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Lord Trees' intern, Hannah Jordan, recently stood for RCVS Council. During the parliamentary recess she worked in clinical practice and as a policy officer for the BVA, aside from training for a triathlon.
The Lords went into recess at the end of March and it wasn't until May 27 that the Queen arrived to conduct the state opening. During recess I was training for the Blenheim triathlon, working as a policy officer for the British Veterinary Association and helping the indefatigable team at PDSA Bow, where I have been volunteering for over a year.
During recess, the Government election ran alongside the RCVS Council election and I stood in the latter to offer a voice for younger graduate vets and also those who might not be following the more conventional career paths in the veterinary profession. I wasn't successful this time, but in the process I had some fascinating conversations with vets in a range of positions. There were a variety of viewpoints on every issue and lots of questions about the work of the RCVS and what being an RCVS Council member would involve, which have helped me clarify the role and what input I could have if I stand again.
At the end of May, the Government indicated that the badger cull would be rolled out further using free shooting. The ‘badger problem’, often presented in isolation from the ‘bovine TB problem’, is a good example of an issue with which the profession has engaged and lobbied Government. In this case, the Government decided to pursue free shooting rather than upset the apple cart by bringing the humaneness of free shooting of other species into question. I am far from convinced we should let this lie. For me, the crux of the matter is that if we must cull badgers the culling should be humane, thorough and finite in order that there is a tangible benefit to disease control.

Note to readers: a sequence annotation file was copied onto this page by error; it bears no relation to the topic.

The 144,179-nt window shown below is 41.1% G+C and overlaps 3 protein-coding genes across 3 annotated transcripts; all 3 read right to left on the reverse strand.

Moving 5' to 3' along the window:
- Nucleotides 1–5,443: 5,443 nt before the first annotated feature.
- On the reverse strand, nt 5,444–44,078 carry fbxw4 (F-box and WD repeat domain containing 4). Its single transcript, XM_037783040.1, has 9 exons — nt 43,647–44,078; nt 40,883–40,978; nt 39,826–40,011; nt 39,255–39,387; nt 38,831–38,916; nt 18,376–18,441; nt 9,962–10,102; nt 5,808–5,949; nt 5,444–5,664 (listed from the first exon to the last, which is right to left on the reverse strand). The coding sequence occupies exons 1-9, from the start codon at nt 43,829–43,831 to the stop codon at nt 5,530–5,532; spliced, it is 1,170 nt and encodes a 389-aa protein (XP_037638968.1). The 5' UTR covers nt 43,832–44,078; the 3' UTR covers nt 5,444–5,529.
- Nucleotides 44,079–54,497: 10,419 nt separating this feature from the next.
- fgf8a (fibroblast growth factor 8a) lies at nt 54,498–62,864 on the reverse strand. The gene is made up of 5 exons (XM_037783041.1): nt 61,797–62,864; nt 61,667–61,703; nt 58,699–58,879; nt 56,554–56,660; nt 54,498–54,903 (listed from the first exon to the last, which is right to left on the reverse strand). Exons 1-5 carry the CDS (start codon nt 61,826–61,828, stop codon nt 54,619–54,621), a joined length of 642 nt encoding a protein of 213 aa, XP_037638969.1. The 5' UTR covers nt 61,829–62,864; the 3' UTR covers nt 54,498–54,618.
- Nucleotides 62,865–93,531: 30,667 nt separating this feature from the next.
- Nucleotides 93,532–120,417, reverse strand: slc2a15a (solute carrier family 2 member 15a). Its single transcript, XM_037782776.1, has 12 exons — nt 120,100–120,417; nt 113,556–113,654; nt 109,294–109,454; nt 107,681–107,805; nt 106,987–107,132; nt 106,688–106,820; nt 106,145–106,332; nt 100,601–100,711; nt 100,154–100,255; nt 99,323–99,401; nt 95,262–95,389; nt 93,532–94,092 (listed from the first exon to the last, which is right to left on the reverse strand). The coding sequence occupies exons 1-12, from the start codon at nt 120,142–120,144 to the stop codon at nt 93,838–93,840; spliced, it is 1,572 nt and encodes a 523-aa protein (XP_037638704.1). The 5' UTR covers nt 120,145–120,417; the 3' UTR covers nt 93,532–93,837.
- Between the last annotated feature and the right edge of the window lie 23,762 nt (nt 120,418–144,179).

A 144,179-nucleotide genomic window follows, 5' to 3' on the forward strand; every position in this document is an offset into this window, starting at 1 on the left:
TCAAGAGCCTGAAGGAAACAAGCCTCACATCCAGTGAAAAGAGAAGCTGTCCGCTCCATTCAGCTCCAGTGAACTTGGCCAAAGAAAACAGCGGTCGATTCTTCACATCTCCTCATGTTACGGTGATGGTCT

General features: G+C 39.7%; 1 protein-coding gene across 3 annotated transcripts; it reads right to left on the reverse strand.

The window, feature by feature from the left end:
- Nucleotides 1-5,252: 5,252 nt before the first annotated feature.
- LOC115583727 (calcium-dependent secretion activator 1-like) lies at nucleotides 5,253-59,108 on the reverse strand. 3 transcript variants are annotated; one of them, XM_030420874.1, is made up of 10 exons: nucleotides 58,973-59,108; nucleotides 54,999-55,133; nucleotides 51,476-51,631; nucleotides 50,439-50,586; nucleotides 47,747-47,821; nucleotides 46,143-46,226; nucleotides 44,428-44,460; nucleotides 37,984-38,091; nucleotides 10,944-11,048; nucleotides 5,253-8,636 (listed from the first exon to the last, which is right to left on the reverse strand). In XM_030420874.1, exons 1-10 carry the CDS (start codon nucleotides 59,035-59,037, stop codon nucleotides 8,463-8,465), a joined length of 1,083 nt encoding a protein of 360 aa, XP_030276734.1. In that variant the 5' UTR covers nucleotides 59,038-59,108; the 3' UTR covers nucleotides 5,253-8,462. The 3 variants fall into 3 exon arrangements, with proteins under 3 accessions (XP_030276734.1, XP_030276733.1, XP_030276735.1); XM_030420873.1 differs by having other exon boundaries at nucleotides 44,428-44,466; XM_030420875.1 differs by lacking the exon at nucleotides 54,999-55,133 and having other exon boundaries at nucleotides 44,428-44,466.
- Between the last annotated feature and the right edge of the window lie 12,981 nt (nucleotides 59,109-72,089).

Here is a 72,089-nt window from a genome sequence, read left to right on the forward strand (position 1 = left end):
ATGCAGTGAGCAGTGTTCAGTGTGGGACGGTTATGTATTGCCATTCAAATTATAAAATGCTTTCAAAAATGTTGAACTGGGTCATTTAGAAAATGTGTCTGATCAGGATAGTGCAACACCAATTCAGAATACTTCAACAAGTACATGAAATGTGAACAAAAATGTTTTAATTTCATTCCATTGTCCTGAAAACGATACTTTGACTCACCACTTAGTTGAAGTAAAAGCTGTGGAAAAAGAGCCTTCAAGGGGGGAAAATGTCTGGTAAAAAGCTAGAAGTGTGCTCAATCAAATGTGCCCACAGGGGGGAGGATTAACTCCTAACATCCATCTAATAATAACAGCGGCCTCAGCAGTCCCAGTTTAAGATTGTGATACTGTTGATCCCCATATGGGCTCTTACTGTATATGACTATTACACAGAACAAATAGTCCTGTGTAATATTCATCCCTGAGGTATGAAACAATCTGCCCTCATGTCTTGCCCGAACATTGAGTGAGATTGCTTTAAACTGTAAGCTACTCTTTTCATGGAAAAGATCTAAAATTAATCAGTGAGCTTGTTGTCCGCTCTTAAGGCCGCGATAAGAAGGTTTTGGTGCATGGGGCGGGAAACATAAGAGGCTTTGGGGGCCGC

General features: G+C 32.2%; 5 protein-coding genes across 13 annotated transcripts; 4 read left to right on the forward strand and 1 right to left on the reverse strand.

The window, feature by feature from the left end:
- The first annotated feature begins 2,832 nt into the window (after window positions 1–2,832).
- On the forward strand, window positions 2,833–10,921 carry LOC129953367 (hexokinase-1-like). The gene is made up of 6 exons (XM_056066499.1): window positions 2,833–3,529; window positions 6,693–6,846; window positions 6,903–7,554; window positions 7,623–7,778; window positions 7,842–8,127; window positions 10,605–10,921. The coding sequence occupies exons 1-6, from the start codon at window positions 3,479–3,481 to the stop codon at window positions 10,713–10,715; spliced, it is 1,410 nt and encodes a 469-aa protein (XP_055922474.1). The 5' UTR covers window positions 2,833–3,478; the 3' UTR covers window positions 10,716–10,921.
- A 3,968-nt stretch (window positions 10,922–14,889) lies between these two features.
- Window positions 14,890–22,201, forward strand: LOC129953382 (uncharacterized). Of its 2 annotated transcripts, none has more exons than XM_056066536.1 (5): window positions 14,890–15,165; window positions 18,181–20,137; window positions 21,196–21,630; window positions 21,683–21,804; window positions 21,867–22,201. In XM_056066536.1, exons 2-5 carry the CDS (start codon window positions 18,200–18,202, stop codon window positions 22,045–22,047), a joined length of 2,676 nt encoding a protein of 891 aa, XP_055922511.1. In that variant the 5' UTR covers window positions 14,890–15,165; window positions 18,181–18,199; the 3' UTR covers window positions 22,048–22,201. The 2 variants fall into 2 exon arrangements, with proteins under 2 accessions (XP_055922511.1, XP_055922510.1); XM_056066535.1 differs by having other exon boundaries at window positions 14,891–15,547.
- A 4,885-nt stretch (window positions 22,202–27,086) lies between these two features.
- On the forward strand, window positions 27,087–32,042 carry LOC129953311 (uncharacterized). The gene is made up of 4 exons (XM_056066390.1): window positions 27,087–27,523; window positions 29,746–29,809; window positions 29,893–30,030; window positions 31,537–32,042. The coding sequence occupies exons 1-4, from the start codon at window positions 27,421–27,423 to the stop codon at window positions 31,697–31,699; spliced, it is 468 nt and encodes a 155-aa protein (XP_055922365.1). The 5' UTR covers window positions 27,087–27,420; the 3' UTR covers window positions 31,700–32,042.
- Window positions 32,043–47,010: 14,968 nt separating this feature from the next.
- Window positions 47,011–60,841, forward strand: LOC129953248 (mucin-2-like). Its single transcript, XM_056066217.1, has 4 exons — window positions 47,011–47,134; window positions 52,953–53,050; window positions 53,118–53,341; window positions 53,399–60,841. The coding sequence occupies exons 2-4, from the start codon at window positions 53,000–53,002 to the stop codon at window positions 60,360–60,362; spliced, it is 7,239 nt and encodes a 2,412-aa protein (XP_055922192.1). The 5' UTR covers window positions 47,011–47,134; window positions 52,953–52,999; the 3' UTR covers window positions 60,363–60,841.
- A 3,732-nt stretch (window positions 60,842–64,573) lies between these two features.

In the last week of May I spent a week with the UK delegation at the 83rd General Session of the World Organisation for Animal Health (OIE), held in Paris. The week gave me a much better grasp of the work of vets both within the OIE and its 180 member countries. Aside from better understanding the role of the OIE in setting international standards in animal health and disease control, relied upon for international trade, I particularly enjoyed a debate on the revision of the chapter of the Terrestrial Code on electrical stunning in poultry. I was surprised by the difference in priorities of member countries such as the USA, which was pushing for less prescriptive, outcome-based measures to remove barriers to trade, and the UK, which wanted to ensure that any outcome-based measures were validated practically and scientifically before they were adopted.
Last, but not least, on his return to the House, Lord Trees submitted the Veterinary Nurses (Protection of Title) Bill into the private members' bill ballot. Unfortunately, it was drawn rather a long way down the list, but it has been formally presented to the House (first reading) and we will see what can be done to increase the chances of a second reading for this straightforward Bill.